In addition to the laying of a tank floor, an upper stiffening ring attachment is also applied to the upper end of the walled enclosure thus generated, as more fully illustrated in FIGS. 15a - 15c. Initially, a temporary ring 190 formed of wood or similar material is attached to the upper end of the wall as illustrated in FIG. 15b. The temporary ring 190 may be formed of a series of planks which are circumferentially disposed around the tank wall in abutting engagement. The planks which form the ring 190 are provided with a plurality of circumferentially spaced vertically disposed apertures 192 in order to removably receive tank top attachment bolts 194. A filament wound stiffening ring or so-called "girt ring" 196 is then applied to the upper end of the wall in the manner as illustrated in FIG. 15c. Thereafter, the temporary ring 190 is removed. In this case, the bolts 194 which are then rigidly secured within the hardened stiffening ring 196 are capable of retentively holding a tank top on the walled enclosure thus generated.

FIGS. 20 and 21 illustrate two forms of storage vessels which may be fabricated in accordance with the present invention. By reference to FIG. 20, it can be observed that the storage vessel V is provided with a top wall 196 having an integrally formed downwardly struck annular flange 198. The upper end of the top wall 196 along the periphery thereof would be provided with apertures which are sized to accommodate the bolts 194. Furthermore, these bolts are externally threaded in order to receive nuts or other forms of attachment means. It should be observed that the stiffening ring and attachment mechanism illustrated in FIG. 15c is only one form of attachment mechanism which could be utilized in accordance with the present invention.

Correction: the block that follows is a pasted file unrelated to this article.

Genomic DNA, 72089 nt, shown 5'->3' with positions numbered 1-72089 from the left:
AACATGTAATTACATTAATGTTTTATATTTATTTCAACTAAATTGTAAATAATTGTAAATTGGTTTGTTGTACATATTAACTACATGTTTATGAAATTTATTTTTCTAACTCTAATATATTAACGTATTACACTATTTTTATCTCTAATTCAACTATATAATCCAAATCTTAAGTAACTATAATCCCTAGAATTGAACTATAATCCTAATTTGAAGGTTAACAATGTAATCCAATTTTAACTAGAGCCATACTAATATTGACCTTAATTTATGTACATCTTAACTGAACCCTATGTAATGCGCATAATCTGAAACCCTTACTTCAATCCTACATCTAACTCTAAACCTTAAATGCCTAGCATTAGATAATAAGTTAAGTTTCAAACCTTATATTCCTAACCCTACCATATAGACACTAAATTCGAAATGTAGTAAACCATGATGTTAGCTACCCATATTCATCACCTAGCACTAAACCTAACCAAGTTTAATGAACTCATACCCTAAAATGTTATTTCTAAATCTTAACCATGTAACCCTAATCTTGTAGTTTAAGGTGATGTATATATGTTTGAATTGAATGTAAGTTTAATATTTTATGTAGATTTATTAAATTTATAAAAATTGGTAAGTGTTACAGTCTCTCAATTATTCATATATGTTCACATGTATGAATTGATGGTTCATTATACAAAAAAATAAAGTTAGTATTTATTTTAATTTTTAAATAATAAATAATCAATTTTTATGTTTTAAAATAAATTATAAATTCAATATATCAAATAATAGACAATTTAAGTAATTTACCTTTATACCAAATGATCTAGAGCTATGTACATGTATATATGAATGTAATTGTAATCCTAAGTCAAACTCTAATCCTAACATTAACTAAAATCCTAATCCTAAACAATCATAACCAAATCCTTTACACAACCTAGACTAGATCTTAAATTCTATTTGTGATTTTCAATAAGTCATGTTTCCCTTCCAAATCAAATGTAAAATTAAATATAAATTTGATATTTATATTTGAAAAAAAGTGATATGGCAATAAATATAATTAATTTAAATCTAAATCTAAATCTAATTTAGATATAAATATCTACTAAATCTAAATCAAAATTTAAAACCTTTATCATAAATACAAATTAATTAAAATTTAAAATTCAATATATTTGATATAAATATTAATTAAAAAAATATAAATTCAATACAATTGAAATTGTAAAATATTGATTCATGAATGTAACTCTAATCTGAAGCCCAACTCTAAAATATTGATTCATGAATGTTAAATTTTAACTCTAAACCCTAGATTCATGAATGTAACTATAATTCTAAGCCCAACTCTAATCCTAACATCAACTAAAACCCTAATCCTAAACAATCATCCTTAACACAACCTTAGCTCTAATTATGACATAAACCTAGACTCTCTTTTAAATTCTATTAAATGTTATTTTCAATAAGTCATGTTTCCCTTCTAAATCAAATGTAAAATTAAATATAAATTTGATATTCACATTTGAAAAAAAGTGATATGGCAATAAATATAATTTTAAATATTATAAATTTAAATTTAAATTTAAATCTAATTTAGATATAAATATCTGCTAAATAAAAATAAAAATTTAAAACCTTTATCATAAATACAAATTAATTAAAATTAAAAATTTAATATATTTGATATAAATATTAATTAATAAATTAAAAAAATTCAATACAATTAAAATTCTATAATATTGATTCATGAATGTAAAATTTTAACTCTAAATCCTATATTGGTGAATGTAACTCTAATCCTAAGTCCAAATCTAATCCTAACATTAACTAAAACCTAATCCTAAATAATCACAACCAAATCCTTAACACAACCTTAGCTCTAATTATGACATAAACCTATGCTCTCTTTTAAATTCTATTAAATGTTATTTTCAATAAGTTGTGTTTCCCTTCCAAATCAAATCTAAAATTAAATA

The top wall 196 is preferably, though not necessarily formed of a reinforced composite material. This top wall could be separately layed up or otherwise formed with a resin impregnated glass mat or like material. Otherwise, the top wall could be formed of any suitable plastic material or other material, for that matter.

FIG. 21 illustrates another form of storage vessel which may be constructed in accordance with the present invention. In this particular case, the tank wall is generated in the same manner as previously described. However, a somewhat hemispherically shaped top wall 200 is designed to "float" within the tank wall 12. In this latter embodiment, it should be recognized that guy wires or other forms of securing mechanism would be used to hold the top wall 200 in its closurewise position.

In use, the apparatus A can be conveniently and easily transported to a site of utilization and thereafter rapidly and efficiently assembled with a minimum of manual labor. As indicated previously, the components of the apparatus, for the most part, are individual units which are easily connected together in order to form the final apparatus. The tank footing is prepared in the manner as previously described. Again, the exact form of tank foundation or footing which may be utilized is dependent upon several factors, including the condition of the ground or other supporting surface, the type of loads which are to be retained within the storage vessel and like factors.